The standards adopted by cities typically deal with external building materials, height of the structure, roof slopes, placement of garages, landscaping and lot coverage.

Morris, who works in Chicago, knew of TRPA's scenic ordinance. While many tourist-based communities have instituted design standards, she said adopting or not adopting ordinances depends on what residents want the area to look like in the future.

"I think that I would regard scenic beauty of the (Lake Tahoe) area as the No. 1 economic driver of the region. And to the extent that design standards seek to protect that asset, that is a good thing, and it is reflective of the broader interests of Lake Tahoe regional residents," she said. "It is in the broadest interest of everyone to keep the place intact.

"In my opinion, most courts will support a government agency's use of design guidelines if the ordinances implementing them are carefully and clearly drafted, easy to understand on both the applicant's part and the commission's part," she said.

"Commissions get into trouble when they overreach their discretion and make it a guessing game for the applicant such as when a commission says, in effect, 'keep modifying your proposal -- we'll tell you when we like it.'"

A work in progress

Jan Brisco has taken special interest in the topic. Brisco, executive director of Tahoe Lakefront Owner's Association, represents 1,500 property owners.

Brisco remains frustrated with what she calls the lack of communication and uniform enforcement.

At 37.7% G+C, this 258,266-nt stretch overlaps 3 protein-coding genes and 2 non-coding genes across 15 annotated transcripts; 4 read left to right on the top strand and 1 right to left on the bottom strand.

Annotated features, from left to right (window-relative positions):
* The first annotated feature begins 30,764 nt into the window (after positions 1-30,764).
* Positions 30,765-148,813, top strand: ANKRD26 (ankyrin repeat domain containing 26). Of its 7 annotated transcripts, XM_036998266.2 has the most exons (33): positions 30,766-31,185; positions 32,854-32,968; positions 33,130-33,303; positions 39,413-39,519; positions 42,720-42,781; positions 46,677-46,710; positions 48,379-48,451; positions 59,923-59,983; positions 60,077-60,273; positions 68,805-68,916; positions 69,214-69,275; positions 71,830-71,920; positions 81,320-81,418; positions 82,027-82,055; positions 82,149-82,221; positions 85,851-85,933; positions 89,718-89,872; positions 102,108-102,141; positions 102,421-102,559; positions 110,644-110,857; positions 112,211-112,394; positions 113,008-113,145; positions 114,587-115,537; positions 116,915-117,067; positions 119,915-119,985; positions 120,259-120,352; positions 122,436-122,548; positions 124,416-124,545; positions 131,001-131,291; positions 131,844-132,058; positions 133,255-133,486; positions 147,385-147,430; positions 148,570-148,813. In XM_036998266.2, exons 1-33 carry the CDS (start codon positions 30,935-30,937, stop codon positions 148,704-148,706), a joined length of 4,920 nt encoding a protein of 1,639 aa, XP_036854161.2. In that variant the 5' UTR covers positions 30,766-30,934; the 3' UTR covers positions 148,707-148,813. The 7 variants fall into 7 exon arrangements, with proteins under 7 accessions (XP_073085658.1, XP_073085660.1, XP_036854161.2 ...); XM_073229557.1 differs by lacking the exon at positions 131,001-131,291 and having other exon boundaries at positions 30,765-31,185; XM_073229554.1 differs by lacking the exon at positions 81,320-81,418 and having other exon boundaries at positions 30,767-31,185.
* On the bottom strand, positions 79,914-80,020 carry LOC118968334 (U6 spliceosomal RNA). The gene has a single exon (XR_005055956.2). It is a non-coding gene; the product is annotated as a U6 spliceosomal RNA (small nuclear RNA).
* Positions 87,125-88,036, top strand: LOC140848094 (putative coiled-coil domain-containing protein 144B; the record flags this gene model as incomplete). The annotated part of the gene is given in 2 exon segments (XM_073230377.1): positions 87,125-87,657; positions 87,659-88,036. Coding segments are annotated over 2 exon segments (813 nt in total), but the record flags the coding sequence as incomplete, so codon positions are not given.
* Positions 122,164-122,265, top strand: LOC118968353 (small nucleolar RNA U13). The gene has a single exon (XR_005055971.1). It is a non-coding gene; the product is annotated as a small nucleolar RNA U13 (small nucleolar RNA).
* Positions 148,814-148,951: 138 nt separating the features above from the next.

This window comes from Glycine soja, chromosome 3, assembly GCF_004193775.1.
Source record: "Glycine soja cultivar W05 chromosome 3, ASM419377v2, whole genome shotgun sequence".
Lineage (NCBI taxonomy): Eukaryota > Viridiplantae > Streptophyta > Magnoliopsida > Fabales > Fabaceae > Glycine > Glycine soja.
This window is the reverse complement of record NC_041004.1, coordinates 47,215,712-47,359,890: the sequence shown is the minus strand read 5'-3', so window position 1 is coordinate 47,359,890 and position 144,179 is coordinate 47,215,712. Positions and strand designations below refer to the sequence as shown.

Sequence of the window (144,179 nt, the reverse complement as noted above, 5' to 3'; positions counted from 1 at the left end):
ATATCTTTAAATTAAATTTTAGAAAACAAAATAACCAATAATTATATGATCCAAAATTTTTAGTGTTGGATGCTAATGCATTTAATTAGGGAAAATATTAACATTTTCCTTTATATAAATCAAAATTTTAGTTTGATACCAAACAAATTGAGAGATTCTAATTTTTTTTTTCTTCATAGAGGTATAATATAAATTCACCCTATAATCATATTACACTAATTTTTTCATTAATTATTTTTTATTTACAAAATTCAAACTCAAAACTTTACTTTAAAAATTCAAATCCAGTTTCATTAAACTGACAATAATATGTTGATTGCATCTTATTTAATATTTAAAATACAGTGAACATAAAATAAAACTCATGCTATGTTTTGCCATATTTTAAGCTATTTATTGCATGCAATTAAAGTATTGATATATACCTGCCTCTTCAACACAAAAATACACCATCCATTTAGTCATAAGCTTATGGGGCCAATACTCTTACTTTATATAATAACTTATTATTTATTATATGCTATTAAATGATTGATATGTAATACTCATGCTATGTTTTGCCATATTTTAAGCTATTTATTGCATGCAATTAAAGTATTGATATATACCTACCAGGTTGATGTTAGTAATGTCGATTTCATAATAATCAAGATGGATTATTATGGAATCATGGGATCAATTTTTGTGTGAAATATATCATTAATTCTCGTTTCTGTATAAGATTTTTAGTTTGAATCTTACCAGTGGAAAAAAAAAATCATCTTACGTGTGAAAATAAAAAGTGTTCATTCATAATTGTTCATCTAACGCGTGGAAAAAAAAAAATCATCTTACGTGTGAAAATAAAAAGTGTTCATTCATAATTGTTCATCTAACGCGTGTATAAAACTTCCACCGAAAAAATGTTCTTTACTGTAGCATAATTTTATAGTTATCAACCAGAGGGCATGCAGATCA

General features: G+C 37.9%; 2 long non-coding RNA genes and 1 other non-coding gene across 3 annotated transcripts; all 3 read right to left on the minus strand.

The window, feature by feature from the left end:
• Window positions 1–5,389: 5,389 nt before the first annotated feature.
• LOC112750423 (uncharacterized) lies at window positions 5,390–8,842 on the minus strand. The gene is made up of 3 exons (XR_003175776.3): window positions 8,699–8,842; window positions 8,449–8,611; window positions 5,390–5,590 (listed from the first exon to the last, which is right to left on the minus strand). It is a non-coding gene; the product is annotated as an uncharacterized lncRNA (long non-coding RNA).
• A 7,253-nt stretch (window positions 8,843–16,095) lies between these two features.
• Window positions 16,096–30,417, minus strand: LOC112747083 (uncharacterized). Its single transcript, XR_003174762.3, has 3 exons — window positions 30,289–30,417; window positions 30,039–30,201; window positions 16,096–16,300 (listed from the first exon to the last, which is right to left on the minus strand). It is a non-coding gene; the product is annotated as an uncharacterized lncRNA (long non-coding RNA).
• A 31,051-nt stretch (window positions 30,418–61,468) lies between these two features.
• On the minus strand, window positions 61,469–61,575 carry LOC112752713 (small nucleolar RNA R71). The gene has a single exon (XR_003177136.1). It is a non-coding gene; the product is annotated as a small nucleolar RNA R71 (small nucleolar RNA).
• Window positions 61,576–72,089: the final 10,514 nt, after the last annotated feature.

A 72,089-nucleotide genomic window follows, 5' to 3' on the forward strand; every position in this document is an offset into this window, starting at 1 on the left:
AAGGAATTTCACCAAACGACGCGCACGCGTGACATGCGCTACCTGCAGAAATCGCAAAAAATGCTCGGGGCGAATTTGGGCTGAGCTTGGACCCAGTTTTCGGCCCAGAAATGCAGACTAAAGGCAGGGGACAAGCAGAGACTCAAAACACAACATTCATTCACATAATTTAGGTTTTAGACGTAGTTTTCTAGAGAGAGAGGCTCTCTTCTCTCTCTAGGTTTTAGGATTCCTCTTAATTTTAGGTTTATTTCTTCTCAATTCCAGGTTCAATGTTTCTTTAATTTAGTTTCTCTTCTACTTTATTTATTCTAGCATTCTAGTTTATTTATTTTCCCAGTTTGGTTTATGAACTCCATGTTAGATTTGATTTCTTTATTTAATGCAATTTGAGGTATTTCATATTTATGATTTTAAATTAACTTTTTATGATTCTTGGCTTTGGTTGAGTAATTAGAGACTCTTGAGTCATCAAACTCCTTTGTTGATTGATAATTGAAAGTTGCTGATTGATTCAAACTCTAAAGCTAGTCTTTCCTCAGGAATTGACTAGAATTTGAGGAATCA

"The left hand is doing stuff; the right hand doesn't know what's going on," Brisco said about the differences between the TRPA Governing Board and staff interpretations of the ordinance.

One difference, Brisco said, regards piers. Brisco and others contend that before the ordinance was adopted, former TRPA Executive Director Juan Palma said improvements or replacements on piers didn't trigger the system.

Now, Brisco says, any work costing more than $5,000 wouldn't be exempt from the ordinance.

She blames "ever-changing staff" for the differences in viewpoint.

Hitchcock acknowledged some areas need to be modified.

"Some miscommunication may have occurred in the interpretation of certain sections of the code, but that is being ironed out between staff and applicants," he said.

"I anticipate that difficult issues will continue to arise, but TRPA is committed to working them out with all applicants in a manner that promotes both environmental protection and efficient application processing."